This blog belongs to Patricia Atkinson and was created as part of the Education Media Design and Technology program at Full Sail University.

Friday, May 13, 2011

Week 2 Reading Peer Response: Anne Alsup

Hi Anne!

I enjoyed your analogy of the “universe of possibility” to the World of Warcraft. It’s so true that when you play that game a lot you start to think normal thoughts in game-mode! What a neat way to think of the possible scenarios, choices, and outcomes of our everyday lives. It also helps with the fear of risk-taking and assessment if you think of it like a game, with more chances. I feel the same way as you do though, that although we would love to partake in the “giving the A” philosophy, sometimes the system just does not allow for it: at least in the sense he describes. Although parts of the educational structure are constructs, many elements are very concrete and simply required. We have to make our kids understand the information by the time of the standardized tests. We have to have an organized environment in our rooms. We have to follow the rules of discipline in our schools. Without these constraints, even if we don’t agree with them, our job would be compromised. So, there must be a balance between supporting our students’ free-expression and intellectual development, and actually imparting the knowledge. I think we are already doing a version of the “giving the A” mindset, just in subtle, content & location specific ways. If we just challenge the kids to be themselves and understand the need for bettering themselves for the future, we will have won as teachers.

Oh, and I agree that inspiration is vicarious. All these extra requirements of teaching that don’t actually improve our skills, but bog us down and overwhelm us…and it most certainly gets transferred to the students! Until people that aren’t actually teaching stop making poor decisions regarding the structure of our education system, we have to suffice with the small changes we have control over.

Anne's Original Post:


Recently I had the opportunity to be introduced to the World of Warcraft during a class on Gaming Strategies and Motivation. My guides for the excursion into this alternate reality were my two youngest sons, Stephen and Andrew. We had some interesting adventures and I spent way more time than I thought I would in this strange land. Many of the quests would take hours and I would go to bed dreaming that I was running through a field, trying to find my corpse so I could bring my lifeless body back to life. I would leave my house in the morning and I started thinking of everything in my life as part of the game. Following the same road, noting landmarks along the way, entering the building where I work, walking down the corridor, opening doors like I was on some quest. As I read the book, "The Art of Possibility" by Rosamund and Benjamin Zander and came to the first chapter, it didn't take much to convince this reader that it is all created.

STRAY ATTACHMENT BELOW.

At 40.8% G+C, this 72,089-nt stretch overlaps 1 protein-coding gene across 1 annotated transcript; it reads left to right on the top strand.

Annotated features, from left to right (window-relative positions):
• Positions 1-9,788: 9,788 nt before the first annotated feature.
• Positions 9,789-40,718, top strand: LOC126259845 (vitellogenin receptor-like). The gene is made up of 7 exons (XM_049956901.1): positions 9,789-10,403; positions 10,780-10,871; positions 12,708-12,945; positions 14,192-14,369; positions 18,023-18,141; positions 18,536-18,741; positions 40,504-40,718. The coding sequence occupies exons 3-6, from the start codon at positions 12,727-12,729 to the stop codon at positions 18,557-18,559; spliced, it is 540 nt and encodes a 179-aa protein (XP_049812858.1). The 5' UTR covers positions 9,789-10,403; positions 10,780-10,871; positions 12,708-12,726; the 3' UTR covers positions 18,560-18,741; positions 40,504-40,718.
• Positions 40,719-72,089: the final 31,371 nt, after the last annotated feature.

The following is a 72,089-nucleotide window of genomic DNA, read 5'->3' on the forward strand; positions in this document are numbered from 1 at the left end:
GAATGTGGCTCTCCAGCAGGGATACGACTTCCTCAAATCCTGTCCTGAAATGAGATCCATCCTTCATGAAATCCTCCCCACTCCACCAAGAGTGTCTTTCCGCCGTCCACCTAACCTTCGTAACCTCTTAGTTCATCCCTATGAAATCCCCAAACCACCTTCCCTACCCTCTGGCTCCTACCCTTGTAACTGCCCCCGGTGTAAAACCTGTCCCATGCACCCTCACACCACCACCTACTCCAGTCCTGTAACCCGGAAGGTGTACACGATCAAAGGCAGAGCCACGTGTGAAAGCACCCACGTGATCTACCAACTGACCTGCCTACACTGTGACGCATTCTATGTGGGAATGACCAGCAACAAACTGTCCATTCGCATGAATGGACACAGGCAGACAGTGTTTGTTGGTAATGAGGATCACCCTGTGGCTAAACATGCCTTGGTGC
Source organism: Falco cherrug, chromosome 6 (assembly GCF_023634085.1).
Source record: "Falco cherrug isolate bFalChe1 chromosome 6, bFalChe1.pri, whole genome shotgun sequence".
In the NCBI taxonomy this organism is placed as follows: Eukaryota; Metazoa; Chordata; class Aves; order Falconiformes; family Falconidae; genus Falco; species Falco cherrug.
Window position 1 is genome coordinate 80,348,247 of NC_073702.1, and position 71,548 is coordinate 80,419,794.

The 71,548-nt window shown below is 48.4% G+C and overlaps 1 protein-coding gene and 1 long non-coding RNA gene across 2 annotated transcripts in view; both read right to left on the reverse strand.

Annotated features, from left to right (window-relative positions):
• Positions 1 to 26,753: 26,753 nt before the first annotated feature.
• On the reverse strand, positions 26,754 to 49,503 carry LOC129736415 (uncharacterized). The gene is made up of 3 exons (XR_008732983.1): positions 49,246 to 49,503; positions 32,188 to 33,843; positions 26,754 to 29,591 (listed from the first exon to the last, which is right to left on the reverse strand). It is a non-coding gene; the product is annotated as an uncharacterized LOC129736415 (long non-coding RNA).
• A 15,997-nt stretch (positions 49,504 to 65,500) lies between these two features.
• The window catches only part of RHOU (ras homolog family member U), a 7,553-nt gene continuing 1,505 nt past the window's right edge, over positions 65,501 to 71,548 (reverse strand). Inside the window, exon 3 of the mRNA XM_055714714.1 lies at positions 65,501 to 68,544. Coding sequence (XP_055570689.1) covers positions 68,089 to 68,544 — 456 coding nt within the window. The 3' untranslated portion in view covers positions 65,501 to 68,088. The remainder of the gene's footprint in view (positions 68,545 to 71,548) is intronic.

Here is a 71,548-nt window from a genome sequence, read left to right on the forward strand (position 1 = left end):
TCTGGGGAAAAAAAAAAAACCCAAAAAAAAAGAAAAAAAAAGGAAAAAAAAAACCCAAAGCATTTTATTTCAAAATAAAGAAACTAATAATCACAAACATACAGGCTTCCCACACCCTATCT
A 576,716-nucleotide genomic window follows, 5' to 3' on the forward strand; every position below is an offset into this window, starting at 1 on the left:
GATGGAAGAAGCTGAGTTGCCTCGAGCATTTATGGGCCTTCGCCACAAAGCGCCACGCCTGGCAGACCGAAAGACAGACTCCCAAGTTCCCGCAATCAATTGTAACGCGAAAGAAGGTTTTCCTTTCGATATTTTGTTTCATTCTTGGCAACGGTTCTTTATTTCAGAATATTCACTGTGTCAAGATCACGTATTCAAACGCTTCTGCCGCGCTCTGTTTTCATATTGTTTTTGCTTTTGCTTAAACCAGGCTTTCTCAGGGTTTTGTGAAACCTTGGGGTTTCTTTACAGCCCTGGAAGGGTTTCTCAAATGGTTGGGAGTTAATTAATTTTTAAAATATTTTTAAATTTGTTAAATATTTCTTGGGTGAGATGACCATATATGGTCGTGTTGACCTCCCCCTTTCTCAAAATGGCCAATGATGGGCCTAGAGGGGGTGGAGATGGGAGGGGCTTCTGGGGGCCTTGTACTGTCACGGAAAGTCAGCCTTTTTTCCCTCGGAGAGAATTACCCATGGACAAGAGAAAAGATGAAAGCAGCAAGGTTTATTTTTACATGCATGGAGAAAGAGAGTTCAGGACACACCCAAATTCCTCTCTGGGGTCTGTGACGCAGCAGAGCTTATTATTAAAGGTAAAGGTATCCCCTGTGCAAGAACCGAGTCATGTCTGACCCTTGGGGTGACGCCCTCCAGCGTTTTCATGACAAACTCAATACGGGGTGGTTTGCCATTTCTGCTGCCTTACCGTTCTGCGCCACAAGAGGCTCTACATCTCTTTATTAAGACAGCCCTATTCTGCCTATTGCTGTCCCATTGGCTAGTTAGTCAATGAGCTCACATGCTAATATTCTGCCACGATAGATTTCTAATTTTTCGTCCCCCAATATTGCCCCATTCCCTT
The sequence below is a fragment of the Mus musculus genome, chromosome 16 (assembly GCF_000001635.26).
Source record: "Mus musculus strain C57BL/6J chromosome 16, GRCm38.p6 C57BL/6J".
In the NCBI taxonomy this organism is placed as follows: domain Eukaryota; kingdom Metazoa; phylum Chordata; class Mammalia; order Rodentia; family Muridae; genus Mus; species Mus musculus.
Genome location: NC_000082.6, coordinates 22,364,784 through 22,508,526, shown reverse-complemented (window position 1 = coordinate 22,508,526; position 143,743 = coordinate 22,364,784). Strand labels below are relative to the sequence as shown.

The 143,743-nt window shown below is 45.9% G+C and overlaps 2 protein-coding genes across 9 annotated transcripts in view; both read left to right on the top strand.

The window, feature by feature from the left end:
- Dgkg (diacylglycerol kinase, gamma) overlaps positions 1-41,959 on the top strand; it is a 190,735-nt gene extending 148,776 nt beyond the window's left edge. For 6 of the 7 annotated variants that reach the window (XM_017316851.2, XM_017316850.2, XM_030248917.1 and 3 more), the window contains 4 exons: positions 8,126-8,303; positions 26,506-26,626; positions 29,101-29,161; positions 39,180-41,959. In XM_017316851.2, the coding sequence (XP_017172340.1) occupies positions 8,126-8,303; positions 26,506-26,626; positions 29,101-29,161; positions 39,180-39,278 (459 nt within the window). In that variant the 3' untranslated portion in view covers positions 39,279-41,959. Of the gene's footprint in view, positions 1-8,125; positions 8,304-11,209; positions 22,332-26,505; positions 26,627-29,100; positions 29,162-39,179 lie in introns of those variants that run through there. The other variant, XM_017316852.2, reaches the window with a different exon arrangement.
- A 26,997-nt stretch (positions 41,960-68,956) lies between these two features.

Who makes the rules anyway and what were they thinking? Seriously, if we never colored outside the lines, where would we be? If we define ourselves by our perceptions of what our administrators, legislators, students or their parents think of us; where would we be? Given the current state of affairs in education, I'd much rather step into a "universe of possibilities" where I can have some control over my perception of the reality. If teachers are going to inspire their students, they need to have some inspiration. Budget cuts, meetings, more reports, standardized testing, learning gains and AYP, do not count as inspiration. If we are going introduce our students to the world of possibilities, we need to make sure that we are acquainted with the terrain.

I would love to give my students an A and differentiate my instruction to better meet the needs of my students, but the system that I work in doesn't support that goal. It is wrong to tell a student to seize the universe of possibilities and invent his own path to success, when there is a big bad test at the end of the year that is going to determine whether he passes or fails. We simply need more options in our system to allow students more control over their future and the opportunity to experience the universe of possibility. We need to re-think the rules and create some new possibilities.

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